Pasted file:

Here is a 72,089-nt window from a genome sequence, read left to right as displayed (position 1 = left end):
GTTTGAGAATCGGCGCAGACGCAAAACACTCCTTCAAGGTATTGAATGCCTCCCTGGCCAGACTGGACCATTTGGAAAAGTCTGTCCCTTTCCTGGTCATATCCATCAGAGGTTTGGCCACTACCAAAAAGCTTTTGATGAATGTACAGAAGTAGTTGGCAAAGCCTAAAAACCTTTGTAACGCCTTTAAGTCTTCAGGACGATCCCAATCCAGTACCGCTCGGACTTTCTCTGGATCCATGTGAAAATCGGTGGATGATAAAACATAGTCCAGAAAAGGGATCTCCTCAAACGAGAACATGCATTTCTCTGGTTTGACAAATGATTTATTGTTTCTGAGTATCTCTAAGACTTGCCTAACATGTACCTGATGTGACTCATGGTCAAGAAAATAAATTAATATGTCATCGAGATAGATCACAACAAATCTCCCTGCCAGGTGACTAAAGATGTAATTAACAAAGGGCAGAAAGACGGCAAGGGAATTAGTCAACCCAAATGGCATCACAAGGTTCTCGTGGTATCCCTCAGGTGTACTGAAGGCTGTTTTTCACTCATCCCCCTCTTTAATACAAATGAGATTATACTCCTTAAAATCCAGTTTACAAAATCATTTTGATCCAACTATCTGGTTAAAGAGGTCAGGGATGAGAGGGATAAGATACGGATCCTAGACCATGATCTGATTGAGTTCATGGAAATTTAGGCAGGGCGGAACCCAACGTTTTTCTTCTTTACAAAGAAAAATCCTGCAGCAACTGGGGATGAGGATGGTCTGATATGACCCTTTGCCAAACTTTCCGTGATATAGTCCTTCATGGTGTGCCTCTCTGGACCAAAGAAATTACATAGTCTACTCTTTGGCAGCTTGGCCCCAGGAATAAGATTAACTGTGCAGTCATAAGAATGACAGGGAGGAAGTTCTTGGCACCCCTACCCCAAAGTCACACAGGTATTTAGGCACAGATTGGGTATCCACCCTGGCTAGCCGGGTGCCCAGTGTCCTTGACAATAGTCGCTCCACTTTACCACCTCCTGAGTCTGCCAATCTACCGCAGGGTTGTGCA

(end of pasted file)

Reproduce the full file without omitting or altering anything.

Here is a 72,089-nt window from a genome sequence, read left to right as displayed (position 1 = left end):
GTTTGAGAATCGGCGCAGACGCAAAACACTCCTTCAAGGTATTGAATGCCTCCCTGGCCAGACTGGACCATTTGGAAAAGTCTGTCCCTTTCCTGGTCATATCCATCAGAGGTTTGGCCACTACCAAAAAGCTTTTGATGAATGTACAGAAGTAGTTGGCAAAGCCTAAAAACCTTTGTAACGCCTTTAAGTCTTCAGGACGATCCCAATCCAGTACCGCTCGGACTTTCTCTGGATCCATGTGAAAATCGGTGGATGATAAAACATAGTCCAGAAAAGGGATCTCCTCAAACGAGAACATGCATTTCTCTGGTTTGACAAATGATTTATTGTTTCTGAGTATCTCTAAGACTTGCCTAACATGTACCTGATGTGACTCATGGTCAAGAAAATAAATTAATATGTCATCGAGATAGATCACAACAAATCTCCCTGCCAGGTGACTAAAGATGTAATTAACAAAGGGCAGAAAGACGGCAAGGGAATTAGTCAACCCAAATGGCATCACAAGGTTCTCGTGGTATCCCTCAGGTGTACTGAAGGCTGTTTTTCACTCATCCCCCTCTTTAATACAAATGAGATTATACTCCTTAAAATCCAGTTTACAAAATCATTTTGATCCAACTATCTGGTTAAAGAGGTCAGGGATGAGAGGGATAAGATACGGATCCTAGACCATGATCTGATTGAGTTCATGGAAATTTAGGCAGGGCGGAACCCAACGTTTTTCTTCTTTACAAAGAAAAATCCTGCAGCAACTGGGGATGAGGATGGTCTGATATGACCCTTTGCCAAACTTTCCGTGATATAGTCCTTCATGGTGTGCCTCTCTGGACCAAAGAAATTACATAGTCTACTCTTTGGCAGCTTGGCCCCAGGAATAAGATTAACTGTGCAGTCATAAGAATGACAGGGAGGAAGTTCTTGGCACCCCTACCCCAAAGTCACACAGGTATTTAGGCACAGATTGGGTATCCACCCTGGCTAGCCGGGTGCCCAGTGTCCTTGACAATAGTCGCTCCACTTTACCACCTCCTGAGTCTGCCAATCTACCGCAGGGTTGTGCA